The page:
2012 Fantasy Football Face-Off: Peyton Manning vs. Eli Manning
Once their playing days are over, we will debate which Manning brother had the better NFL career and younger brother Eli has started to make that a legitimate question with two Super Bowl wins in recent years. Fantasy football owners may be left with a similar debate on draft day this year, though Peyton has questions surrounding his health after multiple neck surgeries caused him to miss the entire 2011 season and he is now obviously on a new team after signing with the Denver Broncos this offseason.
So which quarterback with the last name Manning should fantasy owners want on their roster at the end of their draft? I will analyze both, then make my choice.
With all the passing records set around the league last season, it’s easy to overlook the fact Manning had 4,933 passing yards and 29 touchdowns and reduced his interception total to 16 from 25 in 2010. He had a couple of poor performances in Week 15 and Week 16 at a bad time for fantasy owners, averaging 241 passing yards per game and throwing just one touchdown with four interceptions in those two games, so some people may downgrade him based on that. Clearly Manning will never be confused with Michael Vick as a runner, so he does not offer that potential bump in fantasy value.
Manning has two outstanding wide receivers at his disposal in Hakeem Nicks and Victor Cruz, and the impact of losing Super Bowl hero Mario Manningham in free agency was lessened some by the Giants’ drafting Rueben Randle in April. Tight end Martellus Bennett was signed in free agency to give Manning another intriguing option in the passing game.
The Giants may have an improved running game in 2012 after struggling in that area last season, as first-round pick David Wilson steps in for the departed Brandon Jacobs alongside Ahmad Bradshaw. A more effective ground game may keep Manning from matching or surpassing last season’s career-highs in pass attempts (589) and completions (359), but otherwise his numbers should not fall off a lot. Durability is also one of Eli’s strengths, as he now leads current NFL signal callers with 122 consecutive starts.
The elder Manning has more questions attached to him than any player this side of Adrian Peterson, and obviously presents a high level of risk for fantasy owners. There is no denying his work ethic and level of preparation, so any drop-off in physical talent at age 36 after missing an entire season may be minimized some by that alone. But as of now he has not been hit during the preseason as the Broncos are slated to play their second game Saturday, so no one will know exactly how he’ll be effected by that until it happens given the fragile nature of his recovery from neck surgeries.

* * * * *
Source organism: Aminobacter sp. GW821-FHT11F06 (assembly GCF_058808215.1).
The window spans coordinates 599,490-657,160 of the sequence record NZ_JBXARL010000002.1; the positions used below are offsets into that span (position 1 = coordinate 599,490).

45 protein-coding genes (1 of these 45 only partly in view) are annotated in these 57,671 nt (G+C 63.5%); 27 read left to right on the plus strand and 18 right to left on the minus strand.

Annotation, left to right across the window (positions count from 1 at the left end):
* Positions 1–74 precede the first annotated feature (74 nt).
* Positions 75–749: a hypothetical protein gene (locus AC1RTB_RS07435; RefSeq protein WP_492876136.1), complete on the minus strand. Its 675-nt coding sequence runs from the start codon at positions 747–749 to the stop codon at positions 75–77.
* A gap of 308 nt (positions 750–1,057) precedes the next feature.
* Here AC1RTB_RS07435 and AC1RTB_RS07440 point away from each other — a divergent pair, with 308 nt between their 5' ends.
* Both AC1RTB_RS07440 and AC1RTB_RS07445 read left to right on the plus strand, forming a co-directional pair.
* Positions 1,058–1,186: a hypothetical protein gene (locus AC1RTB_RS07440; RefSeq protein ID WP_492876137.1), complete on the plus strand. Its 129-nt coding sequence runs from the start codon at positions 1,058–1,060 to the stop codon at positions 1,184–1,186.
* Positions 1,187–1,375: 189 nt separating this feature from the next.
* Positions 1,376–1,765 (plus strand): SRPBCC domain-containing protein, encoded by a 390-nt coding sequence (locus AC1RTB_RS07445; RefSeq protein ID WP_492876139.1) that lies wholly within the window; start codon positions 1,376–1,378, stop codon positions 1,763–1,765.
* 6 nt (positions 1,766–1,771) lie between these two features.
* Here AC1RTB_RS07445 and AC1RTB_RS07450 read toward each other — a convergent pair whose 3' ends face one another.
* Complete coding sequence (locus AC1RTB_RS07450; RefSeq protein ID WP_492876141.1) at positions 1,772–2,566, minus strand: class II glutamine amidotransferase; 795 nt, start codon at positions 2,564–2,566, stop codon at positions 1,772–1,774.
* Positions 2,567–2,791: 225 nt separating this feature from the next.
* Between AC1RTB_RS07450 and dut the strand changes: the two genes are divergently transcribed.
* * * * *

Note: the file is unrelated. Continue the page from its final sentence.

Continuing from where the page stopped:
Manning has a fairly deep pool of talent around him in Denver’s offense, with wide receivers Demaryius Thomas and Eric Decker, running back Willis McGahee and tight ends Jacob Tamme and Joel Dreessen among the most notable players likely to have a prominent role. Manning should have full control over the offense on the field, much the same as he did during his time with the Colts, so that level of control and comfort also bodes well for a productive season if he stays healthy.
All things considered, I think the choice here has to be Eli. His upside is higher than Peyton’s with better, more proven talent around him and his downside is also not as great without the health concerns Peyton has. Since Eli still may be overlooked despite his track record, he stands to be the better draft day value as well.
Both guys are worth targeting in that second tier of fantasy quarterbacks after the clear-cut elite options are off the board, but anyone that does take the risk and draft Peyton will need to secure another reliable quarterback for sure.
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